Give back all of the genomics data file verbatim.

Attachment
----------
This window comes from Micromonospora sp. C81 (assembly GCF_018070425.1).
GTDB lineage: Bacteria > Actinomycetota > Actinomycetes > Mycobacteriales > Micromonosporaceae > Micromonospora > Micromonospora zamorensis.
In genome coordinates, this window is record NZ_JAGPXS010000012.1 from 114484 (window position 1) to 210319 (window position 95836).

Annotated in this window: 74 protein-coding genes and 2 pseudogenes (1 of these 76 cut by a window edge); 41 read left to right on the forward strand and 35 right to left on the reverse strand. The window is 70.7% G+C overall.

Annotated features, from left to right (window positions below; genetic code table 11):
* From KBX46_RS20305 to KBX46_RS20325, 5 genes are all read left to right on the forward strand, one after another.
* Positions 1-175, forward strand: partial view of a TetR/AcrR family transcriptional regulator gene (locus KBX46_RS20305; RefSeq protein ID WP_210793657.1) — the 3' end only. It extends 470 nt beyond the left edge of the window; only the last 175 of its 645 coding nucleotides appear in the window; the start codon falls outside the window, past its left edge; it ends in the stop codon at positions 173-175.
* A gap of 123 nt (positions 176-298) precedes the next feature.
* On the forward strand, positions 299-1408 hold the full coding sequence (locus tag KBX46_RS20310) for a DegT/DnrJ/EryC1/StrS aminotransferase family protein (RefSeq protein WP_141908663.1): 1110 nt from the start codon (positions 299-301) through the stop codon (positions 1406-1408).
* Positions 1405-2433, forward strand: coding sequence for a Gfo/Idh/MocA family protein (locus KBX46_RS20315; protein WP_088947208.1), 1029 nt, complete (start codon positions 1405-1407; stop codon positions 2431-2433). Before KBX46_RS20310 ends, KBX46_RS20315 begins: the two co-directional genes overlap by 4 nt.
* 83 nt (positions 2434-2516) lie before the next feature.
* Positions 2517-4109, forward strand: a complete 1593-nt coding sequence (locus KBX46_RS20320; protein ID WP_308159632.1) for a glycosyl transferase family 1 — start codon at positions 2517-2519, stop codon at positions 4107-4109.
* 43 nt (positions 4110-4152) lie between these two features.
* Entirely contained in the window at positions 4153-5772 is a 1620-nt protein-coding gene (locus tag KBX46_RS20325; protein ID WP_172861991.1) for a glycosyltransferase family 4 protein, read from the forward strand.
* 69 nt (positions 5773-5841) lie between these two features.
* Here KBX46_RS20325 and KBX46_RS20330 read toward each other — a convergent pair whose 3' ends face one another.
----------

This window comes from Micromonospora sp. C81 (assembly GCF_018070425.1).
GTDB lineage: Bacteria > Actinomycetota > Actinomycetes > Mycobacteriales > Micromonosporaceae > Micromonospora > Micromonospora zamorensis.
In genome coordinates, this window is record NZ_JAGPXS010000012.1 from 114484 (window position 1) to 210319 (window position 95836).

Annotated in this window: 74 protein-coding genes and 2 pseudogenes (1 of these 76 cut by a window edge); 41 read left to right on the forward strand and 35 right to left on the reverse strand. The window is 70.7% G+C overall.

Annotated features, from left to right (window positions below; genetic code table 11):
* From KBX46_RS20305 to KBX46_RS20325, 5 genes are all read left to right on the forward strand, one after another.
* Positions 1-175, forward strand: partial view of a TetR/AcrR family transcriptional regulator gene (locus KBX46_RS20305; RefSeq protein ID WP_210793657.1) — the 3' end only. It extends 470 nt beyond the left edge of the window; only the last 175 of its 645 coding nucleotides appear in the window; the start codon falls outside the window, past its left edge; it ends in the stop codon at positions 173-175.
* A gap of 123 nt (positions 176-298) precedes the next feature.
* On the forward strand, positions 299-1408 hold the full coding sequence (locus tag KBX46_RS20310) for a DegT/DnrJ/EryC1/StrS aminotransferase family protein (RefSeq protein WP_141908663.1): 1110 nt from the start codon (positions 299-301) through the stop codon (positions 1406-1408).
* Positions 1405-2433, forward strand: coding sequence for a Gfo/Idh/MocA family protein (locus KBX46_RS20315; protein WP_088947208.1), 1029 nt, complete (start codon positions 1405-1407; stop codon positions 2431-2433). Before KBX46_RS20310 ends, KBX46_RS20315 begins: the two co-directional genes overlap by 4 nt.
* 83 nt (positions 2434-2516) lie before the next feature.
* Positions 2517-4109, forward strand: a complete 1593-nt coding sequence (locus KBX46_RS20320; protein ID WP_308159632.1) for a glycosyl transferase family 1 — start codon at positions 2517-2519, stop codon at positions 4107-4109.
* 43 nt (positions 4110-4152) lie between these two features.
* Entirely contained in the window at positions 4153-5772 is a 1620-nt protein-coding gene (locus tag KBX46_RS20325; protein ID WP_172861991.1) for a glycosyltransferase family 4 protein, read from the forward strand.
* 69 nt (positions 5773-5841) lie between these two features.
* Here KBX46_RS20325 and KBX46_RS20330 read toward each other — a convergent pair whose 3' ends face one another.